So why is the rule fair? Sports owners have long proven they can't help themselves when it comes to potential. No matter how a CBA is written, owners will find ways to hand out stupid contracts. Why did NBA owners push so hard for shorter contracts in the last negotiations? Because that way when they handed out stupid contracts, they would only kill their franchises for a half a decade instead of a full one. Hell, they had the amnesty clause so they could get out of a bad contract entirely (at least in terms of the salary cap) because there were so many they had already given out.

The Proof

The more time there is to evaluate a player, the less mistakes you'll make so the one and done rule serves as a safety net for the NBA to make more educated investments. Don't believe me? Here are the #1 overall picks since 2007 when the rule took hold: Greg Oden, Derrick Rose, Blake Griffin, John Wall, Kyrie Irving and Anthony Davis. The only bust? Oden who's bust is totally injury related and 1000% magnified by the fact that the guy picked after him was Kevin Durant.

The honest truth is, there have been very few high school guys who have been ready for the NBA. Plenty have had great careers, but with the exception of LeBron, most weren't ready to contribute right away. Making a James go to school for a year and risking they get hurt happens far less than a Kwame Brown coming through where you don't really know what you're getting into.

Want further proof? Fab Melo would have been a top 10 if not top 5 pick purely on potential coming out of school. Scouts needed one year at Syracuse to see he wasn't ready. The same with Dion Waiters whose years under Jim Boeheim helped him come into the NBA ready to contribute and likely on a better career trajectory than if he hadn't been straightened out on the hill. 

Would these two have been better off toiling away on an NBA bench or playing college ball? Unquestionably the latter. While it may have cost them two years of salary, going to school was better for both of their careers and that has nothing to do with their education. This means you can skip the Fab Melo jokes.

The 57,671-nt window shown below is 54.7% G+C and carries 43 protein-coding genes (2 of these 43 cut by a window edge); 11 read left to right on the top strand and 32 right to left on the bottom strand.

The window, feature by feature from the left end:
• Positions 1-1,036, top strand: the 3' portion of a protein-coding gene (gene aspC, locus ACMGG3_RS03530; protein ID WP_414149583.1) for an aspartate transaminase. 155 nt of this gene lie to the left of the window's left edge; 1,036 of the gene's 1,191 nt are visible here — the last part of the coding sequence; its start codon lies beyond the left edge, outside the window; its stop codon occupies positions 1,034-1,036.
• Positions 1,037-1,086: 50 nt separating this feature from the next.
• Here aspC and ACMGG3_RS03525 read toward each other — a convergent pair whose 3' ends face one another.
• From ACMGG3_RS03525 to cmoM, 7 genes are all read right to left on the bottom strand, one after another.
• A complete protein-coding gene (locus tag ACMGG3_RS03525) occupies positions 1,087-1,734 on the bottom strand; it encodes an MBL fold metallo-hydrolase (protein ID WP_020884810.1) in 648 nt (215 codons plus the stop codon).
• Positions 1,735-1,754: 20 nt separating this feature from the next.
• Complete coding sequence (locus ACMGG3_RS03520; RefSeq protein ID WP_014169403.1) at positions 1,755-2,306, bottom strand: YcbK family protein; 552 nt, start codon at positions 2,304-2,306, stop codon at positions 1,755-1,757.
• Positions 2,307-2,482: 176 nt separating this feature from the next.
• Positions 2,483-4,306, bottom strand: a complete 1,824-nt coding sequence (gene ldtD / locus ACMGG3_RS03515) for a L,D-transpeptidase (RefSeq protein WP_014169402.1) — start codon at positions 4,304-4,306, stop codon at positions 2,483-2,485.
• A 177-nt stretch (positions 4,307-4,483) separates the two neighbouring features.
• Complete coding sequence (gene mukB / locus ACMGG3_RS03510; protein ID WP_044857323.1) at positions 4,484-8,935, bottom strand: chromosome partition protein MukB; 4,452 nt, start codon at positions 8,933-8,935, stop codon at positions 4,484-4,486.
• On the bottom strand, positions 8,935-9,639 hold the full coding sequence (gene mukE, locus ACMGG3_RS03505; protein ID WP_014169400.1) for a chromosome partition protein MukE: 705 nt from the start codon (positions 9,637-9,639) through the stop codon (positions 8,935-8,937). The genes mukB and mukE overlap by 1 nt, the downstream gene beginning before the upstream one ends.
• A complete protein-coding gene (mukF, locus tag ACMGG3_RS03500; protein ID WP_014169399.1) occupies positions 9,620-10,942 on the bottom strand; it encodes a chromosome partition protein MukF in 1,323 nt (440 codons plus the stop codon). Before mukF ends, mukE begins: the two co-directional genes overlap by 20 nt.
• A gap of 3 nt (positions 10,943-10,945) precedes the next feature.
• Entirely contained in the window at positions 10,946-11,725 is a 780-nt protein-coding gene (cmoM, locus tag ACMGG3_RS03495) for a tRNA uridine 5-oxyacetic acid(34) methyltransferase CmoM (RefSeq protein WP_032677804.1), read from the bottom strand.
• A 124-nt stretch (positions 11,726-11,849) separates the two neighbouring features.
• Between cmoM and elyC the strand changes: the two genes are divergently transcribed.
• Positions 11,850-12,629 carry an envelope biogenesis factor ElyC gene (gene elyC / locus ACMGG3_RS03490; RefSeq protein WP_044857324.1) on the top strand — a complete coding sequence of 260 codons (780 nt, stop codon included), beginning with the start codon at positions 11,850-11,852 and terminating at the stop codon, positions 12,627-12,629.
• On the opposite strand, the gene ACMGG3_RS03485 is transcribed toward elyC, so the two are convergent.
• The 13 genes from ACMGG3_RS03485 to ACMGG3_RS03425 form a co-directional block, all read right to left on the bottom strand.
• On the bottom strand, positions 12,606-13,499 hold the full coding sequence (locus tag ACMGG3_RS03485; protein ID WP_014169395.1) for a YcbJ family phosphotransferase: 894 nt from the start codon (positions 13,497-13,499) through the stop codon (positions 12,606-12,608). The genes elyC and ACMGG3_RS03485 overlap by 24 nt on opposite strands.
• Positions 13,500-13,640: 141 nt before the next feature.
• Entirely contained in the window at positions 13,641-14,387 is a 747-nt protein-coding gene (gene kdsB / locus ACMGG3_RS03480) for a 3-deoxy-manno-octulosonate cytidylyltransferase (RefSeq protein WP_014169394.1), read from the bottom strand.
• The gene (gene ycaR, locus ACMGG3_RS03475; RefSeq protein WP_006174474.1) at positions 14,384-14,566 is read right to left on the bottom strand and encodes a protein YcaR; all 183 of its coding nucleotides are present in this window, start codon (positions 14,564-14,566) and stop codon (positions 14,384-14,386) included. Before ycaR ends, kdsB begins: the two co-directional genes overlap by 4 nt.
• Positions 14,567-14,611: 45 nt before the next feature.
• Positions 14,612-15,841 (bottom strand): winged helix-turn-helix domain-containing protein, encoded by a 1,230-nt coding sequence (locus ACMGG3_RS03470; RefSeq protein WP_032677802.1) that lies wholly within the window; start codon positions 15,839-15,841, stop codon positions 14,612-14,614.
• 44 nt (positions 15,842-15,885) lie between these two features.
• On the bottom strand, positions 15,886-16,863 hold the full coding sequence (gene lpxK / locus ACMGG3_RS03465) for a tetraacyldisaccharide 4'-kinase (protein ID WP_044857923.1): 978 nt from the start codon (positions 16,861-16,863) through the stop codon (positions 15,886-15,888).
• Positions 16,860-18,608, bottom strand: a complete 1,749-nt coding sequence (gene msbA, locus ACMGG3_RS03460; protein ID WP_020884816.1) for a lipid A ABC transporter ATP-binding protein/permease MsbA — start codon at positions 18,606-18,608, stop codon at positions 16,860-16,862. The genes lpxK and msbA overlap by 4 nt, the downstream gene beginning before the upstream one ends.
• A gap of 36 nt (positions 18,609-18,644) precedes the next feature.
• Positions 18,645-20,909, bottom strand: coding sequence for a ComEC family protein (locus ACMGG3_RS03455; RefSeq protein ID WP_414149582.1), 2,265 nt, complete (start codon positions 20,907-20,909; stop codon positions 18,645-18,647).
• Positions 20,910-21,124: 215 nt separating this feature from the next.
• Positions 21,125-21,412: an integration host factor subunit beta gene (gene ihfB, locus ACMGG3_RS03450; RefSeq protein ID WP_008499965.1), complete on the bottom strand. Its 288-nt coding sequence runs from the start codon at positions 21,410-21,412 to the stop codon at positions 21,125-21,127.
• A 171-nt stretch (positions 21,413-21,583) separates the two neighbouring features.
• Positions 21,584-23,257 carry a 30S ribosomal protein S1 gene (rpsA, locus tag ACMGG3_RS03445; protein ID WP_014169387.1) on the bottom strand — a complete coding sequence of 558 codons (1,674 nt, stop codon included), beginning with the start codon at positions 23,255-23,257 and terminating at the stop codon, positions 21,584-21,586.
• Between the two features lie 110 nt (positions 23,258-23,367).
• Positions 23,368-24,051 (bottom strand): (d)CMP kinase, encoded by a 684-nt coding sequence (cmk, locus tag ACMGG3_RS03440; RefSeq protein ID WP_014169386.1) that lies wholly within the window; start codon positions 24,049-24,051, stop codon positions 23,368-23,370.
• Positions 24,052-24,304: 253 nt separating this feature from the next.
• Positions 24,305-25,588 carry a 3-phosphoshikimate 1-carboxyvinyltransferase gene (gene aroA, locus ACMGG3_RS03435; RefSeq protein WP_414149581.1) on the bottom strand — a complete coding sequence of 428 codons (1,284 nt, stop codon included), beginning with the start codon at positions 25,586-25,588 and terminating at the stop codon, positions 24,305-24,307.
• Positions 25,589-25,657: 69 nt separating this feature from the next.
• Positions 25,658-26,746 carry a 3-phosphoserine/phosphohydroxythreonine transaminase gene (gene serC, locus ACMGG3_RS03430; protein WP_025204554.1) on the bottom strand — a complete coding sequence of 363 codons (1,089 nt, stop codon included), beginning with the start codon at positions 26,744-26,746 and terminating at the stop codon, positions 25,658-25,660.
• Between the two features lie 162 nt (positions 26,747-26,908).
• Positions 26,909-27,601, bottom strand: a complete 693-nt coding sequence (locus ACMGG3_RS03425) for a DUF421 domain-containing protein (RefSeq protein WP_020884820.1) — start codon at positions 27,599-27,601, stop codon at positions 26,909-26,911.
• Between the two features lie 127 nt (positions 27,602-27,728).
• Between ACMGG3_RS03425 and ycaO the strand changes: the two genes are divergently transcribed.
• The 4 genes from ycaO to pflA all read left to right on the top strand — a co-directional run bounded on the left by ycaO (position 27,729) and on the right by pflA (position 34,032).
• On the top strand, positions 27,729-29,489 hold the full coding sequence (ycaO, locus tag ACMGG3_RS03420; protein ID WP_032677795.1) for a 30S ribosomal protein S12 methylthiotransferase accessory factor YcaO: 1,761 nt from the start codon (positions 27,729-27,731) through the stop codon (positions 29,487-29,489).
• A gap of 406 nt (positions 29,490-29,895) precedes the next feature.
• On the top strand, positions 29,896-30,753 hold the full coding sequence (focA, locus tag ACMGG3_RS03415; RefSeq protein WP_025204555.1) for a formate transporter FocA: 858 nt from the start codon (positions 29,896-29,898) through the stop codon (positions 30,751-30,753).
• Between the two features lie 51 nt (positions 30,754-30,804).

Players Play, Owners Own

At the end of the day, it's the owners’ league and they get to make the rules. The players can fight for their rights, but what qualifies you to work is something set by the employer in any industry. It's why the 19-year-old age limit exists and why David Stern wants it upped to 20. Believe it or not, there's a massive jump from playing 20 games against dudes many of whom I could run with in high school to 82 against the best in the world.

Do I feel bad for Noel? Of course. By nearly any account he’s a great kid and there’s a chance he just lost a few million. However this doesn’t make me mad at the NBA for not letting him play. While this overall argument is admittedly up for debate, “who are we made at?” when it comes to Noel shouldn’t be.

We should be mad at the NCAA – the organization that allowed the stanchion Noel ran into to be so close to the court and isn’t paying him a dime. This of course is despite the millions of dollars he’ll make for Kentucky and the “non-profit organization” that they are.

As for Noel, he should quit Kentucky’s team and hire an agent today. There are no rules prohibiting him from rehabbing at Kentucky if he’s not a part of the team and since he’s not going to put on a Wildcat uniform again, he might as well get the best treatment and advice he can. Sound wrong? Feel wrong? If David Stern had his way, that wouldn’t be an option because Noel would be back next year and couldn’t give up his eligibility.

In the end, it's a really dicey issue because athletes have such a limited window for maximizing their earning potential. There's a very strong argument to be made for letting a high school kid make the jump because cutting a year or two off his NBA career means cutting a significant percentage off his max earning potential. Cutting a year off a 10-year career is 10%. That's a lot.

However the NBA is making major investments in these players and they have every right to set the minimum working requirements for their company. It's the elite of the elite. They should have standards.

Now getting mad at the NCAA? I'm all for that.